UVGI cleaners can also be used in surface disinfection. As the surface is continuously irradiated with UV light, this can be very effective. One study showed a 99% reduction in contamination on an exposed surface but only a 25 to 30% reduction in airborne bacteria.
They are also used in hospitals where they have been shown to reduce bacterial infection 50%. This is sometimes used by websites as a reason for having an air purifier with a UV light. The problem is that the UV sterilizers used in this hospital study were 48 inches tall by 24 inches wide!
A heat technology sterilizer will heat the air 400 degrees Fahrenheit to destroy allergens, bacteria, fungi, and viruses. The heated air will naturally rise by convection and so this type of sterilizer does not need a fan to work and so is silent in operation. Allergens that come into contact with the very high temperatures will also largely be destroyed.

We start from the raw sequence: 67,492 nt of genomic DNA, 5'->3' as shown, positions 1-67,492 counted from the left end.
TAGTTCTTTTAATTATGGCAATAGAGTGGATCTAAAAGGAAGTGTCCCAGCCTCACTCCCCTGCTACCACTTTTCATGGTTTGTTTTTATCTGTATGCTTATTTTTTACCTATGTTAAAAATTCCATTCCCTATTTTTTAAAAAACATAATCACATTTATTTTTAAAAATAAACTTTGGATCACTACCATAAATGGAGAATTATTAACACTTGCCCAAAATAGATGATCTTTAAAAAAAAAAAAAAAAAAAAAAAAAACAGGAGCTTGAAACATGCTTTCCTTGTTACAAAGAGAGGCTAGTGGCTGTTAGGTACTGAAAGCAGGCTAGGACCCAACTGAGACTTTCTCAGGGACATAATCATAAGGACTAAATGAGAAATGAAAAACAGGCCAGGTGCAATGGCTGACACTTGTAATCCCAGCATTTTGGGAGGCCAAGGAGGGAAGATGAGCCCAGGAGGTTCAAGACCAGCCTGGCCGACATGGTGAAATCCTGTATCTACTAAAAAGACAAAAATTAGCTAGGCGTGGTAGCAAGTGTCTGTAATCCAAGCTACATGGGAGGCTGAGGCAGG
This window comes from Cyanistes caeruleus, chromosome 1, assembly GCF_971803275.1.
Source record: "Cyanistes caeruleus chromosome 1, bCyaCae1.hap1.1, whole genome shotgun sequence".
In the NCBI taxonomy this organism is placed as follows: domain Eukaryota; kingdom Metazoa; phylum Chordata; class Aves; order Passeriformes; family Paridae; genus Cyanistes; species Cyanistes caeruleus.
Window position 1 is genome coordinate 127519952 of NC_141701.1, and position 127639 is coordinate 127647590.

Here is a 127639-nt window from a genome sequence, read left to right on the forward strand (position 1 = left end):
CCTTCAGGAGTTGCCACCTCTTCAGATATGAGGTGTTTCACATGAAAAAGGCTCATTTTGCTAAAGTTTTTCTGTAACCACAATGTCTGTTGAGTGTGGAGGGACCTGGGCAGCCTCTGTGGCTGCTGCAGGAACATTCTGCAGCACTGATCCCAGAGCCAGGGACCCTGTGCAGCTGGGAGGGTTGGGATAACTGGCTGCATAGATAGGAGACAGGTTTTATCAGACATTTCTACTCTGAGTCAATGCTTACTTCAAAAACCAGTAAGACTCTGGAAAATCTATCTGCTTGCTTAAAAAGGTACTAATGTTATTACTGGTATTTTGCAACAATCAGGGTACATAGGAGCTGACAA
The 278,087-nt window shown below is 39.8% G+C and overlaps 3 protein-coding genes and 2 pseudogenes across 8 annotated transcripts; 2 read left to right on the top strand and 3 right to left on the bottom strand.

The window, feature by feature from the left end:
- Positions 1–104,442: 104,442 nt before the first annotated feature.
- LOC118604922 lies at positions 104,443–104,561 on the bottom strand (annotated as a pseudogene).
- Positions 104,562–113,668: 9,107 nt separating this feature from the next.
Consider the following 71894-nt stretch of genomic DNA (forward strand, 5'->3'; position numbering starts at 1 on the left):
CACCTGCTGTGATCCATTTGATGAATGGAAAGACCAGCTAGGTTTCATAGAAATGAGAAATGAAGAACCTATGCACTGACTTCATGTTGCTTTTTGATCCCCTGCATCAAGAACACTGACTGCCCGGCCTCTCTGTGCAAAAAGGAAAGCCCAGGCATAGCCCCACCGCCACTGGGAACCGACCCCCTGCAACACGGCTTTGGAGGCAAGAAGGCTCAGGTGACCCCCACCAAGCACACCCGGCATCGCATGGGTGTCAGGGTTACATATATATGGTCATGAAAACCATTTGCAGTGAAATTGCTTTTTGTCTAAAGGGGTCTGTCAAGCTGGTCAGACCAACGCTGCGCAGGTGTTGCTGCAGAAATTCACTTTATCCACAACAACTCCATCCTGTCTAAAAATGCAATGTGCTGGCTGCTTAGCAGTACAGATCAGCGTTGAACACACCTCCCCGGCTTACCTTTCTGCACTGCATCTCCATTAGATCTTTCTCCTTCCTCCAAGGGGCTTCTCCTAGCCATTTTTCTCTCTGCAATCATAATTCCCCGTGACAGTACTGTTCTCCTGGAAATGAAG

Advantages of air sterilizers
The heat-based sterilizers do not interfere with the look of the room and consume only about 50 watts of energy. They can cover large rooms and do not need any maintenance. They are small the one model is 7 inches by 7 inches by 13 inches.
Modern UV sterilizers for use in residential settings should use UV C light, which does not supply enough energy for the production of ozone. So sterilizers do not act as ozone generators and neither do they produce negative ions. This is also true of air purifiers of the fan and HEPA filter design. It is important because both ozone and negative ions may affect health negatively.
Air sterilizers do not need a change of filters as air purifiers using a fan and HEPA filter do, and so are cheaper to run and in addition maintenance free. Per square foot, they are also cheaper to run and buy because one sterilizer will treat a relatively extensive area.